south | 365:152

by sam on 06/1/2013

The twin towers were never considered an aesthetic gem, and it was primarily the means of their absence that caused most people to miss the architecture of their isolating, monolithic frames that sat in a windswept (wind tunnel) plaza that cut off that section of the city from what would otherwise be actual street life. The new one world trade center is, in many ways, an architectural mess as well, a bastardization of what was, at one point, a beautiful form by Daniel Liebskind that was morphed by corporate interests into another generic facade.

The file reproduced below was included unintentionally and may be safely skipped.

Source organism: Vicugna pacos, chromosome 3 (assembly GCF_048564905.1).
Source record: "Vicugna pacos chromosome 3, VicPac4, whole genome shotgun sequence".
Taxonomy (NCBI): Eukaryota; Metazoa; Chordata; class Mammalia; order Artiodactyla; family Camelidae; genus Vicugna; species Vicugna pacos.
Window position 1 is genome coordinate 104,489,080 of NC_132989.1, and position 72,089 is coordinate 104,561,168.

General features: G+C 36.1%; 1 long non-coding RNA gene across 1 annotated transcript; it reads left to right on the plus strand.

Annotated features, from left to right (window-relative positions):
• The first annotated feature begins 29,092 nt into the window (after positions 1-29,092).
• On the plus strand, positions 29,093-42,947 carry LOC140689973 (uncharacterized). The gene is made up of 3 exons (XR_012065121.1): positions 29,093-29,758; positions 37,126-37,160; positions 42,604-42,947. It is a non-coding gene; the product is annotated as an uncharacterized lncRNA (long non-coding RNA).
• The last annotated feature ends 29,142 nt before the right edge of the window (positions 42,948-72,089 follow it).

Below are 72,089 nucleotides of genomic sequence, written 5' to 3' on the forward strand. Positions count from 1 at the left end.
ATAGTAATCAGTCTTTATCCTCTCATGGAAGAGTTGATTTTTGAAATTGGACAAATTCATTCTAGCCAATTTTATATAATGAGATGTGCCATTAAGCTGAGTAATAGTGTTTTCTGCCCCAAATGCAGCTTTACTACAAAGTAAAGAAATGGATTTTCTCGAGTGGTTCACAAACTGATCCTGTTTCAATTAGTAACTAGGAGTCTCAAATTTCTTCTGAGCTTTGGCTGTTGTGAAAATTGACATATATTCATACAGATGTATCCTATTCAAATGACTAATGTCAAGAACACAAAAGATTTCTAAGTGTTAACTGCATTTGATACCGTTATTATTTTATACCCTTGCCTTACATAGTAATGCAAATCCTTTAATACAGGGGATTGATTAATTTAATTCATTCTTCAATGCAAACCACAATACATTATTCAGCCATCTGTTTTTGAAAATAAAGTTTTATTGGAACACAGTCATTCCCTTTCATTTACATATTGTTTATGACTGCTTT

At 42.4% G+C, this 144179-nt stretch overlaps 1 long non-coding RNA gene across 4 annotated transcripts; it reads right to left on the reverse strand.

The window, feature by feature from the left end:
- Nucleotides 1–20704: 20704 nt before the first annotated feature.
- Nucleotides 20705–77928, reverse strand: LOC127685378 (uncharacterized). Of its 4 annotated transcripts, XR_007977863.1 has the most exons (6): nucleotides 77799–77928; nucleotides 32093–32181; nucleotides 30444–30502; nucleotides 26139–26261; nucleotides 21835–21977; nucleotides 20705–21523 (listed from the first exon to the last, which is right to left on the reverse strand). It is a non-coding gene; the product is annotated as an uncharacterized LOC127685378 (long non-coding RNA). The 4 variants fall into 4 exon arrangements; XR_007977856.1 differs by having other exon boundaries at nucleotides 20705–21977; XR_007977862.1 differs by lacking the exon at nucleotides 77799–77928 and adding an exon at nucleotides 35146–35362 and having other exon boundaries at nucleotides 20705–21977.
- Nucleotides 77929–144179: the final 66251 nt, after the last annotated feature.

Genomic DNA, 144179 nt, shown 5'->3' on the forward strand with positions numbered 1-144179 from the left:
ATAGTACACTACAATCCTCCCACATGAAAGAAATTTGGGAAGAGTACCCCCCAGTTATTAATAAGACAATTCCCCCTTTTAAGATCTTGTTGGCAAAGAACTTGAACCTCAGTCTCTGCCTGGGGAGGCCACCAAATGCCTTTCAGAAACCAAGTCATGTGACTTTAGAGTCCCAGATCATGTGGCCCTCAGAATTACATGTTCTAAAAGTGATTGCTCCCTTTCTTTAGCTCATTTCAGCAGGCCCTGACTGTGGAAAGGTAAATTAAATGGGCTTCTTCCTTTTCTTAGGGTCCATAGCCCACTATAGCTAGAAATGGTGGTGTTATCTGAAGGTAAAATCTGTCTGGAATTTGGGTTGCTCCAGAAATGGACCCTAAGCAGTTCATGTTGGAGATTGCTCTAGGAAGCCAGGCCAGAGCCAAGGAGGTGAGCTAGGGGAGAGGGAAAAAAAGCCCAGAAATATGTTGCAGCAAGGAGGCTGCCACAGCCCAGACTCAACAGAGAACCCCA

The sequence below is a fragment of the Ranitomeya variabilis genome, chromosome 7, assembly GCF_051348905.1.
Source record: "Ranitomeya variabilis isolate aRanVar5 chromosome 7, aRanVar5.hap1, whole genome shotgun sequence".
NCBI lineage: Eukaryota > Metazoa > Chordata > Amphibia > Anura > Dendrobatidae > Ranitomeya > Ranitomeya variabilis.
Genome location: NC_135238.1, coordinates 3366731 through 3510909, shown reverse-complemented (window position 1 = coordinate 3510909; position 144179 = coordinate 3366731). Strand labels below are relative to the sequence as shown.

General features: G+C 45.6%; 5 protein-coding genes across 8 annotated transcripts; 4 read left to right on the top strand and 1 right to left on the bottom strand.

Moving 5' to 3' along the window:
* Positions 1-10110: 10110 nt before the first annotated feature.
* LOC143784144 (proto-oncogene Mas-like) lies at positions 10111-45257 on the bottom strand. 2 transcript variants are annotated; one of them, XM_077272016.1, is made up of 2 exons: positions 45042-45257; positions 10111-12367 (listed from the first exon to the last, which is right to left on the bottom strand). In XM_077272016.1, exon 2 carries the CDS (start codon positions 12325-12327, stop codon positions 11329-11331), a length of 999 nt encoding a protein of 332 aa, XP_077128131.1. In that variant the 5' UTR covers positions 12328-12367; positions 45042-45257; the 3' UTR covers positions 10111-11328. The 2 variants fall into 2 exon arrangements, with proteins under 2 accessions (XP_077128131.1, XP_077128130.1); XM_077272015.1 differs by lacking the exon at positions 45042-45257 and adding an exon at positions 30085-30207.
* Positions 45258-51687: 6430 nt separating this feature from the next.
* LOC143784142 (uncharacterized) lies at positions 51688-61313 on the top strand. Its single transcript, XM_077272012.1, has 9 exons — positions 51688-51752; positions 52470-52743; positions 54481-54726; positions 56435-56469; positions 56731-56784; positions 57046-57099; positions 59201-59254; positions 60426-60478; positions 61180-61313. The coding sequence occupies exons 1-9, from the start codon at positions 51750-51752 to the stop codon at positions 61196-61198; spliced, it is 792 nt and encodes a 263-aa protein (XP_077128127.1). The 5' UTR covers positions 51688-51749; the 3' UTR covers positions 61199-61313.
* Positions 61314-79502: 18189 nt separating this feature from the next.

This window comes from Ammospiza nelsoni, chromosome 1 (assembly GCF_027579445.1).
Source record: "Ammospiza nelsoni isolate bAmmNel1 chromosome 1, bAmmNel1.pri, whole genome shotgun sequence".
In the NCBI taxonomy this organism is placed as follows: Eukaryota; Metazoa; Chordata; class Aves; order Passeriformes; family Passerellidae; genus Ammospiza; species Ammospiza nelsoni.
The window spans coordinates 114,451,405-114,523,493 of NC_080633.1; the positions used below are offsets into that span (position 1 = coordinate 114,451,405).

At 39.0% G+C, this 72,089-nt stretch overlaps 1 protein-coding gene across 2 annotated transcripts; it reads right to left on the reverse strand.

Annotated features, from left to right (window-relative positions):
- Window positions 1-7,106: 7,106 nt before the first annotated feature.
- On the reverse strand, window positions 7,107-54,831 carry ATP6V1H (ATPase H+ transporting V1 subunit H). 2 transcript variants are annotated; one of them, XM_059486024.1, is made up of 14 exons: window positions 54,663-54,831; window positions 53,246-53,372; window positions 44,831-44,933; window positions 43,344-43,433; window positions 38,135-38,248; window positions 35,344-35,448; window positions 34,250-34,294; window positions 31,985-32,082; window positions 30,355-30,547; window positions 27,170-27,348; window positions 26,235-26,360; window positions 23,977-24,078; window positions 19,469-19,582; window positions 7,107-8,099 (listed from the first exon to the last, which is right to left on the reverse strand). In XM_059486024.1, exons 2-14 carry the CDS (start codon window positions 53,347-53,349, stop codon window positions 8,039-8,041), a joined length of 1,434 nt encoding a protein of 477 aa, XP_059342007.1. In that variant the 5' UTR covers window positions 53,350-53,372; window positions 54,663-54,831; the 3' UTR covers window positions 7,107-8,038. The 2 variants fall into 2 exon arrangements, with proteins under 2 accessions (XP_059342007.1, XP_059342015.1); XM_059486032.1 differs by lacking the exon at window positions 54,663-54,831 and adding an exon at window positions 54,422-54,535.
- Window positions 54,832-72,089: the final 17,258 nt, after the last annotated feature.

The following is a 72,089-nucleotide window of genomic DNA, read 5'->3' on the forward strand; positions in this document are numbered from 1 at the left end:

Before 9/11, you could always orient yourself in the maze that was “below 34th street” Manhattan by looking up and seeing the towers and knowing they were at the end of the island. I always loved seeing them when driving back from school through New Jersey, because it meant I could know precisely where the vast wasteland of the New Jersey Turnpike ended and the island of Manhattan began. I have a visceral memory of the first trip I took through Jersey (to visit a client in PA) after 9/11, and on the way back just not being able to tell where New York, my home, began, and being so immensely sad at the thought. But I was moved today, sitting in the union square barnes & noble, when i realized that we once again had a signpost to southern manhattan. And it made me extremely grateful that they did build again.


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